The preparation of this British Standard was entrusted by the Sector Board for
Building and Civil Engineering (B/) to Technical Committee B/525/1, upon
which the following bodies were represented:
Contents
Page
Committees responsible Inside front cover
Foreword ii
Section 1. General
1 Scope 1
2 Definitions 1
3 Symbols 1
4 Minimum impose roof loads 2
Section 2. Snow loads
5 Snow load on the roof 4
6 Snow load on the ground 4
7 Snow load shape coefficients 6
8 Snow sliding down roofs 9
Appendix A Annual probabilities of exceedance different from 0.02 21
Appendix B Snow drift load calculations 21
Appendix C Addresses of advisory offices 21
Figure 1 Basic snow load on the ground 5
Figure 2 Snow load shape coefficients for flat or monopitch roofs 7
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BSI 111998 i
BS 63993:1988
Foreword
This Part of this British Standard Code of practice has been prepared under the
direction of the Civil Engineering and Building Structures Standards Committee
as a new Part to BS 6399 (formerly CP 3: Chapter V).
Imposed roof loads were previously included in BS 63991. This new Part of
BS 6399 now gives more information on imposed roof loads and in particular
gives snow loading data separately, allowing account to be taken of the variation
of snow in the United Kingdom and the effect of redistribution of snow on roofs
due to wind. Use of the uniformly distributed snow loads are subject to an
overriding minimum requirement.
This code can be used for design using permissible stresses or partial factors. In
the former case the values should be used directly while in the latter case they
should be factored by an appropriate value depending upon whether an ultimate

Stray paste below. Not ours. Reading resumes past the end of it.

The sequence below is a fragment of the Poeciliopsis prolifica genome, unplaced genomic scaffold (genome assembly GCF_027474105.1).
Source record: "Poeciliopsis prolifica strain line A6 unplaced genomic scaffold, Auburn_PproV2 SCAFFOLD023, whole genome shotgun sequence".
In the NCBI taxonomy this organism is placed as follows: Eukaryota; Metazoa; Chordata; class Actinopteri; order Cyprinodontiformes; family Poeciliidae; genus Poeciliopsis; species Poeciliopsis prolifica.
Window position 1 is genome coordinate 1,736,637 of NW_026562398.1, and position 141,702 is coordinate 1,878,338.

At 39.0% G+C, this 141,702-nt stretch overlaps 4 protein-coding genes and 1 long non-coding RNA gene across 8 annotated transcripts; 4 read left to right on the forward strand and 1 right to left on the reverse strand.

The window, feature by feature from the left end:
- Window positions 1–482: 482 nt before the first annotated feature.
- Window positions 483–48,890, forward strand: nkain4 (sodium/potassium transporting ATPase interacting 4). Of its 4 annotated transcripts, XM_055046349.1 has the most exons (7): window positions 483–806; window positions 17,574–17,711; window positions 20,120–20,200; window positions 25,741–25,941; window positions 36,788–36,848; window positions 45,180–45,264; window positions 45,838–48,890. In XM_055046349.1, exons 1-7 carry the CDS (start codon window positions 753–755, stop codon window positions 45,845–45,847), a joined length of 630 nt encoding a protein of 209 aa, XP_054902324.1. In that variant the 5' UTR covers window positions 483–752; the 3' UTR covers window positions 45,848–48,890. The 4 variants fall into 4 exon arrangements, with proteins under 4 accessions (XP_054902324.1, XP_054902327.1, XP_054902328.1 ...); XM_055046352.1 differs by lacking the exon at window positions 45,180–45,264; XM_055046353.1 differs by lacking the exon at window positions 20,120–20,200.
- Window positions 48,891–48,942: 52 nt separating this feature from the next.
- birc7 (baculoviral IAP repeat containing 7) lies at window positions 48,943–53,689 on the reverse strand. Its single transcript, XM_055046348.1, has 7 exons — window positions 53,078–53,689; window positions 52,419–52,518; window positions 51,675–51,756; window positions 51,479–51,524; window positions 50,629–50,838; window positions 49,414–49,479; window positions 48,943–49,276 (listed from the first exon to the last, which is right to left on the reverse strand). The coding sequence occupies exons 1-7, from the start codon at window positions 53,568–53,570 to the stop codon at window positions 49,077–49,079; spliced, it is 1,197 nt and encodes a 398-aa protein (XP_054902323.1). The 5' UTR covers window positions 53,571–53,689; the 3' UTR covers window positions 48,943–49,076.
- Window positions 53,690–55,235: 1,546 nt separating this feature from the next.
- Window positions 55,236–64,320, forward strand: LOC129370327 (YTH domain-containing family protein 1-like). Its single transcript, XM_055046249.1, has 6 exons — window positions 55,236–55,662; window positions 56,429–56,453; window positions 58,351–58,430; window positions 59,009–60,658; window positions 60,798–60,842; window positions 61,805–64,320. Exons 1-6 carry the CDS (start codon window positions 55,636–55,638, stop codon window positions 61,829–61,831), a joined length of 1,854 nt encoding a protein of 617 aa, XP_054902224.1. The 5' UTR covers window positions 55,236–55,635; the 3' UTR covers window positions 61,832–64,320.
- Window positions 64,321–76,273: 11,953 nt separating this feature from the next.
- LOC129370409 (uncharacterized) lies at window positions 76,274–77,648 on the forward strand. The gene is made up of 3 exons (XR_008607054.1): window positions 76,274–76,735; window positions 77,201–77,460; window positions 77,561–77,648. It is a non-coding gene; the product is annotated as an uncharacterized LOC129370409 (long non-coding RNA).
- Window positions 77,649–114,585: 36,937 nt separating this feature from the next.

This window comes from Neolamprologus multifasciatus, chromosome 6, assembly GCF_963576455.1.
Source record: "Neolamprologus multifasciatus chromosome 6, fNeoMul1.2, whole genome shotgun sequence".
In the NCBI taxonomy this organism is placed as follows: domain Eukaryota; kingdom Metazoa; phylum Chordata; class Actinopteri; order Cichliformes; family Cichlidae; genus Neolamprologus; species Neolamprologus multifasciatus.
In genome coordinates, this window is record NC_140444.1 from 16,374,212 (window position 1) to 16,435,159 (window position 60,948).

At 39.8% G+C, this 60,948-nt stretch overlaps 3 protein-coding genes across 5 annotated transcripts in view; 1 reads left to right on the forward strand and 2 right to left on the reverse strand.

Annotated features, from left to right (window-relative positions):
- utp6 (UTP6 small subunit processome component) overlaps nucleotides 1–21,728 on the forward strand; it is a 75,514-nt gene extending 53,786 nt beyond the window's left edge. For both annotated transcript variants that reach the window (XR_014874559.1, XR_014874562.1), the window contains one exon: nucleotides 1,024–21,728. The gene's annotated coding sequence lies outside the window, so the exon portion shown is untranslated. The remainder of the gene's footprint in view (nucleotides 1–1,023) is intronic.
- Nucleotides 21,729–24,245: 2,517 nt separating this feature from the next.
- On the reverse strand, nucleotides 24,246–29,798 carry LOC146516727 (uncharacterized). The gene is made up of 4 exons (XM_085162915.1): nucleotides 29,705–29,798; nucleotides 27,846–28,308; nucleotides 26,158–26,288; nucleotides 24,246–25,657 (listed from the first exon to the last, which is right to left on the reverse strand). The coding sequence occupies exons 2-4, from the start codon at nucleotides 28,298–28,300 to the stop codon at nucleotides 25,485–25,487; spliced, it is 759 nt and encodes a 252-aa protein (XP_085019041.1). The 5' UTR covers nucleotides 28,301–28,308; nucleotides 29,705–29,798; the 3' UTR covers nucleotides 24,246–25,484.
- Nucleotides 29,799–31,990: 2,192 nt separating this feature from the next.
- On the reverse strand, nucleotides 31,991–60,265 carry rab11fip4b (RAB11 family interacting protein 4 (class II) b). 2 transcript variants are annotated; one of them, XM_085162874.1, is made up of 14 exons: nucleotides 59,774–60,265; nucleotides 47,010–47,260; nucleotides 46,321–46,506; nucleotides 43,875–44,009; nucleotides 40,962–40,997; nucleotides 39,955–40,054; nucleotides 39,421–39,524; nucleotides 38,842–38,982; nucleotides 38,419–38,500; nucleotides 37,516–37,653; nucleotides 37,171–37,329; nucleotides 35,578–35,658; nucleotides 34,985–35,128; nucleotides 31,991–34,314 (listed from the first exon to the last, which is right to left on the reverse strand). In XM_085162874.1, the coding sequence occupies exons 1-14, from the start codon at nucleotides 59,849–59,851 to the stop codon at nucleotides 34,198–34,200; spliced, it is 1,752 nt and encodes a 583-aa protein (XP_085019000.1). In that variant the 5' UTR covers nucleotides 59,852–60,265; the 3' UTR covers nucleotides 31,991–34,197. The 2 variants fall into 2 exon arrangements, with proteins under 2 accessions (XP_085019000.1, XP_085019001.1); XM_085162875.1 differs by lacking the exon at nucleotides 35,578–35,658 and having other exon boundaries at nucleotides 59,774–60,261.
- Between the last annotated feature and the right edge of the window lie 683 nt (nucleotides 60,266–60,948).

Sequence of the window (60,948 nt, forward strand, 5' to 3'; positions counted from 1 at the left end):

or serviceability limit state is being considered. The exception to this is the
treatment of the load cases involving local drifting of snow, where it is
recommended that these are treated as exceptional loads and used in design with
reduced safety factors.
Section two of this Part of BS 6399 is broadly in agreement with ISO 43551981
Bases for design of structures Determination of snow loads on roofs,
published by the International Organization for Standardization (ISO). However,
one difference is that, in general, the uniform snow load condition and the drift
snow load condition are treated as independent load cases. This is in recognition
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of the United Kingdoms maritime climate which means that for many parts of
the country the maximum snow load condition is likely to result from a single fall
of snow, rather than an accumulation over several months.
The treatment of snow drifting against obstructions in section two is similar to
that given in BRE Digest 290, issued in October 1984, but now withdrawn.
However, it should be noted that there are some differences as follows:
a) the notation has changed to conform better to ISO 3898;
b) there are increased restrictions on the amount of snow that can form in the
drift;
c) the drift loads are to be treated as exceptional loads.
The last point explains why the upper bound values for the snow load shape
coefficients have apparently increased. (Digest 290 was drafted so that the drift
loads could be treated as ultimate loads.)
The designer should be aware that the deposition and redistribution of snow on
roofs are very complex phenomena. The type and record length of the ground
snow data available and the paucity of observational data on roof snow loads
make it extremely difficult to estimate snow load distributions reliably. This Code
models the actual drift shapes and load intensities by simplified linear
distributions, based on assumptions on the amount of snow available to drift and
limitations on the drift height. Wherever possible, available observational data
have been incorporated in the development of the design models.
In this Part of BS 6399 numerical values have been given in terms of SI units,
details of which are to be found in BS 5555. Those concerned with the conversion
and renovation of existing structures or buildings designed in terms of imperial
units may find it useful to note that 1 N = 0.225 lbf and 1 kN/m2 = 20.89 lbf/ft2.
The full list of organizations that have taken part in the work of the Technical
Committee is given on the Inside front cover.
Amendment 2 has been issued to address problems encountered with use.
ii BSI 111998
BS 63993:1988
A British Standard does not purport to include all the necessary provisions of a